Randy Charach: I think it is absolutely wonderful, I really do. I’m happy and honored to be part of it. I know that other people that you’ve categorized as heroes and have invited into this program who are participating.
I am fortunate and blessed enough to be friends and acquaintances with many of them and I know that they are well-meaning people who are successful who are going to have a great impact on the lives of others. I am really happy about it and I fully support you and your efforts and the entire program.
Donna Fox: I think everybody in the world should benefit from this and will benefit from it. I think the word has to get out. I think I mentioned to you before that I want to do something with you Ralph, with my Power Performers and I’m going to promote “In Search Of Heroes” in everything that I do. That’s one of my life goals.
David Hancock: I think it’s incredible. I think the fact that the In Search of Heroes program reaches beyond just a targeted niche of this one group over another, I think it’s going to be huge. It’s something I think the parents can share with their kids. It’s something business people can share with their employees. I think it’s something the youth can share among each other.
Joe Polish: Here’s the truth, Ralph. I don’t know much about it. Although from the times that I’ve met with you and when I see what you’re doing, knowing very little about all you’re doing, I think it’s fabulous.
Whenever you can sit down and have conversations with people that can encourage others and give them direction and your motivations are to help children, to me, that’s very positive.
I think everyone that would pursue anything along those lines is adding a lot of value to the world and is doing a lot of great things. And I really hope that your “Heroes Program” does help a lot of people and gets a lot of messages out that, you know as well as I do, aren’t being broadcast by the news media.
Ralph Zuranski: I think the world needs hope. People like you that are successful, that have such great wisdom are important. The foundation of the program is based on Earl Nightingale’s teachings.
He said that the true success in life is somebody who pursues a worthy ideal and does it with every ounce of their strength and with every bit of excellence within them. If they can achieve a level of service and create a quality product that is so valuable to society they will achieve their financial dreams. Each person’s dreams are unique. As long as they are willing to have a goal and pursue it with excellence they will succeed.
Joe Polish: Absolutely. I really like Earl Nightingale, too. It’s just cool that you said that. I’ve listened to a lot of improvement programs. “Lead The Field” is one of Earl Nightingale’s programs. It is still produced by “Nightingale-Conant.” Everyone would get a lot of value out of just listening to that. Earl is great. The whole “how-to world” owes him a lot.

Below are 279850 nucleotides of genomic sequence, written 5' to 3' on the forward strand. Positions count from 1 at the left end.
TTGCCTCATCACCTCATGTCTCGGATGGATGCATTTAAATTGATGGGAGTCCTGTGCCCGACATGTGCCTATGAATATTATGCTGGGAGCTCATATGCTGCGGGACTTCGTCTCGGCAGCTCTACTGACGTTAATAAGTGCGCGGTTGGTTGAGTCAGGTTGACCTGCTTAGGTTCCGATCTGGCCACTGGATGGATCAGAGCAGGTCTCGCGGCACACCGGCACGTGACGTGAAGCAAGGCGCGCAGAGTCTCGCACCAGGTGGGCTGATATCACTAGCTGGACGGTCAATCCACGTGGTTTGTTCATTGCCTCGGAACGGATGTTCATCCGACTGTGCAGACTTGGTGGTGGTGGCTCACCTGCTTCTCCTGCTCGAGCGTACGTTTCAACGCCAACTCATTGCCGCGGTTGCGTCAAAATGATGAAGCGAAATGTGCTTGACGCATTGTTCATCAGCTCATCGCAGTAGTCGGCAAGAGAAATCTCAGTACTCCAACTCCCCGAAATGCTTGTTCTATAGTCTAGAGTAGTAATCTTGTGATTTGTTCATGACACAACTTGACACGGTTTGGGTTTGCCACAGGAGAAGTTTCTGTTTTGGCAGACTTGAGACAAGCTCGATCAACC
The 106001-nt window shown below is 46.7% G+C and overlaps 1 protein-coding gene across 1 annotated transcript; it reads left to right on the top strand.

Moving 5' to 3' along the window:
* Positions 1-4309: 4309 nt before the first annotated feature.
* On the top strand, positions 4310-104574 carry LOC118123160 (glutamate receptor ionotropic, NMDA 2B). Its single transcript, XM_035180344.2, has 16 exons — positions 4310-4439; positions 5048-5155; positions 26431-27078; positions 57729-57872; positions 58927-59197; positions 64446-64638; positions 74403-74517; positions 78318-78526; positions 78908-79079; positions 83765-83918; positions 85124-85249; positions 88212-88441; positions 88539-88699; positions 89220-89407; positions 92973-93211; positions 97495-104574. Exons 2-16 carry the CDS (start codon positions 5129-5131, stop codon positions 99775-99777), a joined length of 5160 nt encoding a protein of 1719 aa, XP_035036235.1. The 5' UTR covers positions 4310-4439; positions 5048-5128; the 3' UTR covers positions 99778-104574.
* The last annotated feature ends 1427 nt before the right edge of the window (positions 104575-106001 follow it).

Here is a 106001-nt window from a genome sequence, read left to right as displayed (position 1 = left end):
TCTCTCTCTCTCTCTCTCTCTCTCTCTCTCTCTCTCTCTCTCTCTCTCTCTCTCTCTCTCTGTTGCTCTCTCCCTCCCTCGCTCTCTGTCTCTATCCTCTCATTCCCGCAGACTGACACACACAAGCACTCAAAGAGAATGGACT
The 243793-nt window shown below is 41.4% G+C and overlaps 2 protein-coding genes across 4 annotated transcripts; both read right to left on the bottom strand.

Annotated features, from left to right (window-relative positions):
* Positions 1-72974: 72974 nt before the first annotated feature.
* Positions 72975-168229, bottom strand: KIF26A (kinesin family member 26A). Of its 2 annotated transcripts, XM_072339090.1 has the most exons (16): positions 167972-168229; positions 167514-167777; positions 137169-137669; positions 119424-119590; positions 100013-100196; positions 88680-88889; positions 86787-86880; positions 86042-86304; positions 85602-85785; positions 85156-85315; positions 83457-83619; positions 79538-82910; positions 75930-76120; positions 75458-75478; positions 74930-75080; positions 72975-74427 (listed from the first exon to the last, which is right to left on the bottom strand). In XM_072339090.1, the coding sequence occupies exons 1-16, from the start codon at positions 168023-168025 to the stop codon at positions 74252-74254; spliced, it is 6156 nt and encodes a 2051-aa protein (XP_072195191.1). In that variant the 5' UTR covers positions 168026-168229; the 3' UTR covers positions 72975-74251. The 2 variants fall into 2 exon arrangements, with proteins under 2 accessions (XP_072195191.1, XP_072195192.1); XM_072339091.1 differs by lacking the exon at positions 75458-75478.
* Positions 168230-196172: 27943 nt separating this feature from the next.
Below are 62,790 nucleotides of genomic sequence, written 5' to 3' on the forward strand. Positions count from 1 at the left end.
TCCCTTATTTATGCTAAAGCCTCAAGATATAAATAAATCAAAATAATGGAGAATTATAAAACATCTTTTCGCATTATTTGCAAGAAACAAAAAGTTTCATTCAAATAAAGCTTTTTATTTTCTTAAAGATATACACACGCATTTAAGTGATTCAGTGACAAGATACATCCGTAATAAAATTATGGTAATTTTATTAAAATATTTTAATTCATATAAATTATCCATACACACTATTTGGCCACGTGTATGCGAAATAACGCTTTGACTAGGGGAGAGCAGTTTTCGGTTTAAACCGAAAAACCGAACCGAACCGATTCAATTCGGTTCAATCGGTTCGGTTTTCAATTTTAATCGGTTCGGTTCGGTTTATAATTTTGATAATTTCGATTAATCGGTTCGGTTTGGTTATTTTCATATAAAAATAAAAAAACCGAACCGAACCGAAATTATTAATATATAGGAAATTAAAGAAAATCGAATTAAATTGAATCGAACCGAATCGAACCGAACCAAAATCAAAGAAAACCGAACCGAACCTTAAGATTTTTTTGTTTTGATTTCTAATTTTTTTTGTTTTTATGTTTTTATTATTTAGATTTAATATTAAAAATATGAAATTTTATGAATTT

Ralph Zuranski: They do…”The Strangest Secret Of The Mind Of Man.”
Joe Polish: “The Strangest Secret” is great.
John Assaraf: It is about time someone takes them serious and does something for the youth. We have got to start with our younger children.
See, you and I get to change our mind, with our children we have to help them make up their mind and so when we can give them the information no matter what backgrounds they come from, no matter how much schooling they have had, no matter what kind of errors they have made in the past, no matter what kind of hurt they have got in their hearts or in their minds, they can overcome them and they can do something worthwhile and meaningful, caring and spectacular starting with their life right now.
Lorrie Morgan Ferrero: The way you got it going, it will have a huge impact. My only concern is that it’s only online, and while I am always online and a lot or most people are online I think, there are other people it won’t reach.
But, as it grows online hopefully it will be taken out in a bigger way as well and people will know there is a place for them and get some support. It’s a great program you’ve got going and it’s a heart-felt need that you’re filling.
Michel Fortin: Well, that’s the point. This is exactly what it is. What do you think it’s doing? It’s educating. This is exactly why I love this program and I was one of the first people to actually be fully aware of it and fully aware of my potential contribution to this program because I do believe that this program is not just a point of going out there and being heroes.
It is going out there to teach other people the power of being a hero and it educates them and then makes changes in their lives, who will then change the lives of the people around them, who will then just grow exponentially, and that’s, you know, this is – Ralph, you’ve seen the movie “Pay it Forward”?
That’s my point. You don’t necessarily have to be a hero or you don’t necessarily have to get somebody to become a hero. All you have to do is to educate others on what, how powerful it is to become one and if they do become one then they do it to others and then they do it to others and then they do it to others. It’s one huge multilevel marketing process.
David Garfinkel: I think that it’s such a great idea and I know that you’ve had this idea for a while. Until you sent me these questions and I had a chance to think about them, I didn’t realize how important it is and why it’s important.
One of the most important things is that we don’t talk about heroes that much as a society in general. I know that there are programs, leadership things, organizations that do, but I mean as a society as a whole.